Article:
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Leading DevRel at a Silicon Valley startup

Moving to San Fransisco and working for a startup in Silicon Valley has been a dream of mine for a while. After all, it is the startup tech hub of the world. As a fresh college graduate last year, I got a chance to make it a reality.

I want to tell the story of leading developer relations at an early stage devtool startup called Fig. It all started with a Twitter DM, that lead to an interview, that a few weeks later, led to me moving across the country to San Fransisco.

The work

To set the scene, we were a small and scrappy team of 6 having recently raised a seed round of a few million dollars. And we just needed to execute.

The fast pace was no joke. In the first week, we spent about 12h a day at the office for onboarding, that then decreased to ~10.5h a day. The founders spent even more time working. We prioritized tasks on a week to week basis which led to me being able to work on a wide variety of things. In terms of the 3 pillars of developer advocacy, I was lucky to do work in every pillar.

What I did

What I did while I was at Fig can be broken down into five primary areas:

1. Discord

I helped grow the Fig Discord community by DMing new users and answering people's questions. At one point, I sent a personalized DM to every single user that joined until it become unscalable.

I also livestreamed myself contributing to Fig's open source repo weekly on the Discord to encourage our users to contribute and did a livestream with Nader + Fig's CEO. I ended up helping them scale their Discord community from 1k members to over 2k over the two months I was there.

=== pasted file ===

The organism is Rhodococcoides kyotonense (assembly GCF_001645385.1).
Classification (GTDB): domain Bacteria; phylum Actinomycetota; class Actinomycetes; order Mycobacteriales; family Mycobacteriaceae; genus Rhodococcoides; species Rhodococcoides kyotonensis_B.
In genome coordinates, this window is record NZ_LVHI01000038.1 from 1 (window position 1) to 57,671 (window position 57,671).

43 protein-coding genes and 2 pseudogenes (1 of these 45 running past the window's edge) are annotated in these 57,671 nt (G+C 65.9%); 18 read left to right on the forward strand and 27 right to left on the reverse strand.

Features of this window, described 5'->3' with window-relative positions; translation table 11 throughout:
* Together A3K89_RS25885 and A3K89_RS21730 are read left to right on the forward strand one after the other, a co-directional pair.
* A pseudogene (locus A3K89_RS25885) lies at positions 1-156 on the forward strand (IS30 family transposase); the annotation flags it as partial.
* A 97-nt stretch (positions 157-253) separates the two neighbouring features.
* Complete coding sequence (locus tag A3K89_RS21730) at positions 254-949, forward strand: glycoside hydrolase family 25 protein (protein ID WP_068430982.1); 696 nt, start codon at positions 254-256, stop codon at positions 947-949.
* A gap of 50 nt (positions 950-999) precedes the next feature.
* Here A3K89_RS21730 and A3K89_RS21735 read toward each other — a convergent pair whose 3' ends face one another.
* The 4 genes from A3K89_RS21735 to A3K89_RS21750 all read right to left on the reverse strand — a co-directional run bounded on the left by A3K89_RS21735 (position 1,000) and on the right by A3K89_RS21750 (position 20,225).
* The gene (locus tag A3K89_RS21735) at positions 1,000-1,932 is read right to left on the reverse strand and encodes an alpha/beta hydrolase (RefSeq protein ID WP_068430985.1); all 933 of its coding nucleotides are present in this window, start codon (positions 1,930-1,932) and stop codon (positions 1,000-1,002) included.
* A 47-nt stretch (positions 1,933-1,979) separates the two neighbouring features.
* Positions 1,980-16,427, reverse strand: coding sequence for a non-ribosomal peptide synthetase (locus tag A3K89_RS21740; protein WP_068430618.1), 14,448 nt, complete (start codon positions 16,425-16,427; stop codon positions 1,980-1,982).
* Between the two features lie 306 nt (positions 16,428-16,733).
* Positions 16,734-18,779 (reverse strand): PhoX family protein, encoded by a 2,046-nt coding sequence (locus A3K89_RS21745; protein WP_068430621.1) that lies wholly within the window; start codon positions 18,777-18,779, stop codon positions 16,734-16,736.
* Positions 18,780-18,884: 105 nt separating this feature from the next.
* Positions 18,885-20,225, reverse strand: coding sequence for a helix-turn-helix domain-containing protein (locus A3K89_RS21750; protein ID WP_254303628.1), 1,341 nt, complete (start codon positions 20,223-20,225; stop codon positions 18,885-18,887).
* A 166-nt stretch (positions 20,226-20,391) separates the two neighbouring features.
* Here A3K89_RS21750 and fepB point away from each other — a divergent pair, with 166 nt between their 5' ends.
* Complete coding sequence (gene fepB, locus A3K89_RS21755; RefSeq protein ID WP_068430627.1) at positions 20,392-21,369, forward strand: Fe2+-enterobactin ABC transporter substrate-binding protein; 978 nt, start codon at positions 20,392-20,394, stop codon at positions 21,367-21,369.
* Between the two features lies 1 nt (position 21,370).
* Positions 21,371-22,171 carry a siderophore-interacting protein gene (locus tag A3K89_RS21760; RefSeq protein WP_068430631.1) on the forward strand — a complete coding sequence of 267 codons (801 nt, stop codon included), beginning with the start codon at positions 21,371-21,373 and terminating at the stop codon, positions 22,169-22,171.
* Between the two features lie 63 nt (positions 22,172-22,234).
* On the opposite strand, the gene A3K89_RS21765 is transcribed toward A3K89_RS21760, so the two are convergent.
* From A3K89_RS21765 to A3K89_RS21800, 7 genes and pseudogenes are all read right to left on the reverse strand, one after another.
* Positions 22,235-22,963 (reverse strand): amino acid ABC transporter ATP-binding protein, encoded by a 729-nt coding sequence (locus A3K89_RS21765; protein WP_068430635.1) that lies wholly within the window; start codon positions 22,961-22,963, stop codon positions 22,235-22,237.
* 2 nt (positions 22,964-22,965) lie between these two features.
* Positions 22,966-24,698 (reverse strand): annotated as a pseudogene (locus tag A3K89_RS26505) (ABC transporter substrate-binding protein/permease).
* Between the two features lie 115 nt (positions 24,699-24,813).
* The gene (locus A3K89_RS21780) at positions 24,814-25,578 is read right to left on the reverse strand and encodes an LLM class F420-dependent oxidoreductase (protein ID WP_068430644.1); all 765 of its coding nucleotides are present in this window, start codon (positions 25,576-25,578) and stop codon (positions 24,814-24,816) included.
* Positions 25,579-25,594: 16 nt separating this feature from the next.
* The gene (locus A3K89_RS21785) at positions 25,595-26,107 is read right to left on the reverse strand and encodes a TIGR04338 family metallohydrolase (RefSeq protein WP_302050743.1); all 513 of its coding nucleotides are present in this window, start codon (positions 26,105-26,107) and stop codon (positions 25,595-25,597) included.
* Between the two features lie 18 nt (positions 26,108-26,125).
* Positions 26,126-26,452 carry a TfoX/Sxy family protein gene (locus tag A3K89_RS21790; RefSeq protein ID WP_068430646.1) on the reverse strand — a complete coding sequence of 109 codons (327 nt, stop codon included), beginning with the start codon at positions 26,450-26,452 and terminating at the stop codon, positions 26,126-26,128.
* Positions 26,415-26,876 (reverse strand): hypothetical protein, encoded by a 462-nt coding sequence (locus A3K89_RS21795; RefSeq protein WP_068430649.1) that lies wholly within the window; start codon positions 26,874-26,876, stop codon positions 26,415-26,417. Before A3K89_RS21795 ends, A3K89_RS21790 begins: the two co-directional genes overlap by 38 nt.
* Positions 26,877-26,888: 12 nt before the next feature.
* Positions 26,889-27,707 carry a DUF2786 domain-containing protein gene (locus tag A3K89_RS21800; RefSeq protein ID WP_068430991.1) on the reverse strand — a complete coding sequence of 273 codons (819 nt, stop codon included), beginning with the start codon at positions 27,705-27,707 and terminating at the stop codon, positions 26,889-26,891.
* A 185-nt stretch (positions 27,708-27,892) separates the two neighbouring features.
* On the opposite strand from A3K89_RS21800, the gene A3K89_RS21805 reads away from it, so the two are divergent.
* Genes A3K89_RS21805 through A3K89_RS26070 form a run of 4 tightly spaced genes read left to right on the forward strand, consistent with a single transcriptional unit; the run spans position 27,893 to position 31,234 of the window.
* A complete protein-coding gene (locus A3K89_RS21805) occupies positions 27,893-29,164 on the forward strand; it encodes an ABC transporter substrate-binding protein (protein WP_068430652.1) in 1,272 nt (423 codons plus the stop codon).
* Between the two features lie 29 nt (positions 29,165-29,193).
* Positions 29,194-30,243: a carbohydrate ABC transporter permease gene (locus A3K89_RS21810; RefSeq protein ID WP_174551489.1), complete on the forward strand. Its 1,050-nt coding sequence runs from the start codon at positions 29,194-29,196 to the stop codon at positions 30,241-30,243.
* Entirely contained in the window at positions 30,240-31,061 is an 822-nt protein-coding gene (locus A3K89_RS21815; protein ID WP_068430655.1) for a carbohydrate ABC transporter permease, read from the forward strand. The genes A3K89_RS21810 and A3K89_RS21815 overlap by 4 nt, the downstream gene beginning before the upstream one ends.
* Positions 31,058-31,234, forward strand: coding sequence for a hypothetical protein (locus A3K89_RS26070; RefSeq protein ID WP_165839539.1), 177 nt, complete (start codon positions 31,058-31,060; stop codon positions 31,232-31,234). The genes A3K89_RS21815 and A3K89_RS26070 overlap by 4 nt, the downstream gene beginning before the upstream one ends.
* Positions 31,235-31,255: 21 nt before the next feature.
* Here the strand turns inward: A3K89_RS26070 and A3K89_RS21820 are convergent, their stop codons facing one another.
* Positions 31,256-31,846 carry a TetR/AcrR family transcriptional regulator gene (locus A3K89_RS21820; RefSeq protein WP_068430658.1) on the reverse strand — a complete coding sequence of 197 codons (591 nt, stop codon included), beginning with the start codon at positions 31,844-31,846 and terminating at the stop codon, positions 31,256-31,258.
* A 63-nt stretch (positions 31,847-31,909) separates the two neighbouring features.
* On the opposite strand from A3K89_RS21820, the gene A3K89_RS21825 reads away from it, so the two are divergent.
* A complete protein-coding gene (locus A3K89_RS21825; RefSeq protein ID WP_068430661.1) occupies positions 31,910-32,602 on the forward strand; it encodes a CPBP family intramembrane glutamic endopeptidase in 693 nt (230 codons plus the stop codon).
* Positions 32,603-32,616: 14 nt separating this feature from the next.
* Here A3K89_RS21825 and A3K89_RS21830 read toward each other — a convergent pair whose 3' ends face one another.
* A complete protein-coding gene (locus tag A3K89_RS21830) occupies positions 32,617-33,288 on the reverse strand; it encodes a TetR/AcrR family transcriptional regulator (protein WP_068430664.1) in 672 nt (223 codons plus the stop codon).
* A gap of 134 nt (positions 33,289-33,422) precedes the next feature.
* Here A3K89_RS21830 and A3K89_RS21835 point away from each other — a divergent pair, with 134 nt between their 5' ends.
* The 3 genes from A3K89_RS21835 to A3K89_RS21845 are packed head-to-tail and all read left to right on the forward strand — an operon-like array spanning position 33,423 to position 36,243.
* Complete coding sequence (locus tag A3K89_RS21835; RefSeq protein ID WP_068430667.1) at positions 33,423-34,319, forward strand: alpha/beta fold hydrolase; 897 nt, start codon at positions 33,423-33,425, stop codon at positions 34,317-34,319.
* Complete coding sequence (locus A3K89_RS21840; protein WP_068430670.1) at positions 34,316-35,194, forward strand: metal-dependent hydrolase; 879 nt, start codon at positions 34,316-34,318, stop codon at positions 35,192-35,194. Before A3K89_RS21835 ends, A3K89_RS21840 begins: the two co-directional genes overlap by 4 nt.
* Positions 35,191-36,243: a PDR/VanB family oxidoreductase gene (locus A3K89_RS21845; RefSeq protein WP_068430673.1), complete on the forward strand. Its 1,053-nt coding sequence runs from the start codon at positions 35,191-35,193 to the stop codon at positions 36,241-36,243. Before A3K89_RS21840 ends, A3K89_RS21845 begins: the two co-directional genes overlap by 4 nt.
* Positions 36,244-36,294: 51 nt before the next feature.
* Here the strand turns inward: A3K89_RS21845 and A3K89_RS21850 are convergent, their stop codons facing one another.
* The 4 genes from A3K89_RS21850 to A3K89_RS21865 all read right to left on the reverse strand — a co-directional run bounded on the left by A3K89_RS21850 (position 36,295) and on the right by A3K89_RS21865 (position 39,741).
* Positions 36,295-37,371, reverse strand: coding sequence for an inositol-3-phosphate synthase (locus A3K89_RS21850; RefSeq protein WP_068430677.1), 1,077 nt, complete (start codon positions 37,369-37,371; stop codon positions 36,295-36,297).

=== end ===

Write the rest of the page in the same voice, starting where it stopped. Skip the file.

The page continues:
2. Twitter

I came up with our Twitter strategy and executed, posting a variety of tweets over an average of 5 times a week. Fig was a very visual product so I also recorded a lot of short videos and GIFs to show it off.

We also ran promotions and giveaways on Twitter. Fig was invite-only at the time so we partnered with popular developer influencers to give away hundreds of Fig invites and increase our userbase. I ended up growing their Twitter from 2k to over 4.5k followers.

3. Open Source

Another thing I did was manage our open source repo. Along with a part-time team member, I reviewed dozens of PRs with some back and forth with our contributors to make sure we were pushing quality code and following best practices.

I also submitted several PRs myself – a total of 63 commits and 19k lines of code. Some of this code was generated using CLI parsers and scripts that I wrote. You can look through my commits here.

4. Writing code

Yet another thing I helped with was the frontend for our Fig settings app. I redesigned and reimplemented it, fixed some bugs, and added features to make it easier for users to customize their settings.

I also helped with creating parsers for popular CLI tools like curl and GCC. I did this to programatically grab all the different options and arguments of a CLI tool and generate a completion spec so Fig could autocomplete for them.

5. Developer Experience

The final thing I did was help improve the overall developer experience of the product. I collected feedback from users each week through Discord chats, Twitter DMs, zoom calls, and my livestreams and relayed it over to our engineering team.

I also revamped our entire documentation to improve the UI, base it on the Divio system (seen below) and write a few extra guides. Naturally, our docs used Next.js and were hosted on Vercel :)


Lessons Learned

Overall, my work contributed to us getting thousands of more members in our Discord and Twitter, which lead to more OSS contributors, more Github stars, and significantly more users. I'm proud of what I did at Fig.

It was a hectic and rewarding couple months and even though it didn't work out in the end, I'm extremely thankful to Fig to giving me my start in the world of SF startups and for everything I learned.

They taught me how to ruthlessly prioritize and focus on the biggest pain points first. They taught me that a plan means nothing without solid execution. And they taught me that unexpected events occur and you need to be ready to deal with them.